Apologetics (apol·o·get·ics \-tiks\, n.)
1. systematic argumentative discourse in defense (as of a doctrine).
2. a branch of theology devoted to the defense of the divine origin and authority of Christianity.
Defend (de·fend \di-ˈfend\, v.)
1. to fight in order to keep (someone or something) safe : to not allow a person or thing to hurt, damage, or destroy (someone or something).
2. to fight or work hard in order to keep (something, such as a right, interest, cause, etc.) from being taken away.
3. to speak or write in support of (someone or something that is being challenged or criticized).
Regardless of my personal proclivities regarding young-Earth creationism, I now have a gigundous issue with the folks at Answers In Genesis. Actually, I have a problem with any religious endeavor that claims something in the name of any deity, then acts in direct contravention of their claims…but we’ll stick to the issue at hand. It seems that AiG, despite their claims of being an “apologetics ministry,” doesn’t necessarily like it when their beliefs are questioned, no matter how politely.
Case in point: Earlier today, I was commenting on one of AiG’s post threads, when I noticed another of their posts, having to do with some resource on young-Earth creationism. (But of course!) One gentleman made the following comment:
“I’m amazed when I hear pastors and evangelists talk about the earth being billions of years old. Forget all the facts to the contrary, if they’re going to pick and choose which parts of the bible to believe, then what business do they have asking anyone to believe the gospel?”
I posted a short reply to the comment, which read as follows:
“Pardon…what facts to the contrary?”
Now, keep in mind that I had previously commented elsewhere on the page, in defense of Atheists and their possessing just as much of a “sense of purpose” as believers, with no hint of an issue from page admins. My simple six-word quandry with regards to YEC, however, didn’t garner quite the same response; I was immediately banned from further commentary, and all of my comments were scrubbed from their page.
I have no problems with censorship, when judiciously balanced against things such as the “harm” and “offense” principles. When someone’s commentary or behavior transgresses established rules and mores, there does need to be some measure of control. This, on the other hand, was nothing of the sort. It was an unabashed, blatant silencing of a simple interrogative. In other words, the folks at AiG do not like having their beliefs and positions questioned. Anyone that does, will be silenced. This is their definition of “apologetics.” (A friend of mine subsequently posted the same question, with the same respect. Her posts were also scrubbed.)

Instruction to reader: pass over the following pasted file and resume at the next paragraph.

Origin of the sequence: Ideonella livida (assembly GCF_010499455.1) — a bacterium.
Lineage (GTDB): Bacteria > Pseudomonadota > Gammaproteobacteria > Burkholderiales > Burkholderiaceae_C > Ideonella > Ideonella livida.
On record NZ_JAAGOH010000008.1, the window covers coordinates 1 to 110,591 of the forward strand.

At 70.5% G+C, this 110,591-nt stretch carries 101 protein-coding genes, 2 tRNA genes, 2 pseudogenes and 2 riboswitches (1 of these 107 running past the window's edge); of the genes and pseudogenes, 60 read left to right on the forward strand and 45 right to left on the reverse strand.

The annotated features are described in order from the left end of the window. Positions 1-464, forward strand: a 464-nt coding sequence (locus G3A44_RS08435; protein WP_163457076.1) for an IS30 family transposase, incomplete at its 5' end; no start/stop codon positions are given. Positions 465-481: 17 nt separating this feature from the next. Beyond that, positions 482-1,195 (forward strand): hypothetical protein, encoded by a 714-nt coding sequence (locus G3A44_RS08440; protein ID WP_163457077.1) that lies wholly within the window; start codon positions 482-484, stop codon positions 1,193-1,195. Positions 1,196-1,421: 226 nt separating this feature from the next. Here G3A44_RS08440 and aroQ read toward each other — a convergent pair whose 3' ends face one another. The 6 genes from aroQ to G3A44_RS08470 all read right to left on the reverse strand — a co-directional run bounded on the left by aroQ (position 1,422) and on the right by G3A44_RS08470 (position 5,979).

This isn’t the only problem with AiG, though. For a 501-c that’s supposed to be dedicated to Christian Apologetics and the defense of their young-Earth creationist, literal take on the Bible, lately they’ve sure devoted a lot of time to going on the offensive against Atheists. In the past year, Answers in Genesis has spent almost 200k dollars on billboard advertisements, pointing their judgmental finger at non-believers. (1) (I don’t recall this being part of either the Genesis, or any other part of the Bible’s narrative.)
Ken Ham and AiG are not interested in engaging in any honest dialogue with regards to their beliefs. Their sole mission seems to be a one-sided, monologuing approach. They’re out to pontificate. That being the case, the statements that they have made to the contrary on both the AiG and Ken Ham pages on sites such as Facebook…are lies. Like the inept nefario from a super-hero television show, they’ve been caught monologuing. Perhaps we should be looking at some other “Webster-words” with regards to Answers in Genesis, such as:
Hypocrisy (hy·poc·ri·sy \hi-ˈpä-krə-sē also hī-\, n.)
1. the behavior of people who do things that they tell other people not to do : behavior that does not agree with what someone claims to believe or feel.
2. a feigning to be what one is not or to believe what one does not; especially : the false assumption of an appearance of virtue or religion.
Poltroonery (pol·troon·ery \-ˈtrü-nə-rē, -ˈtrün-rē\, n.)
1. mean pusillanimity : cowardice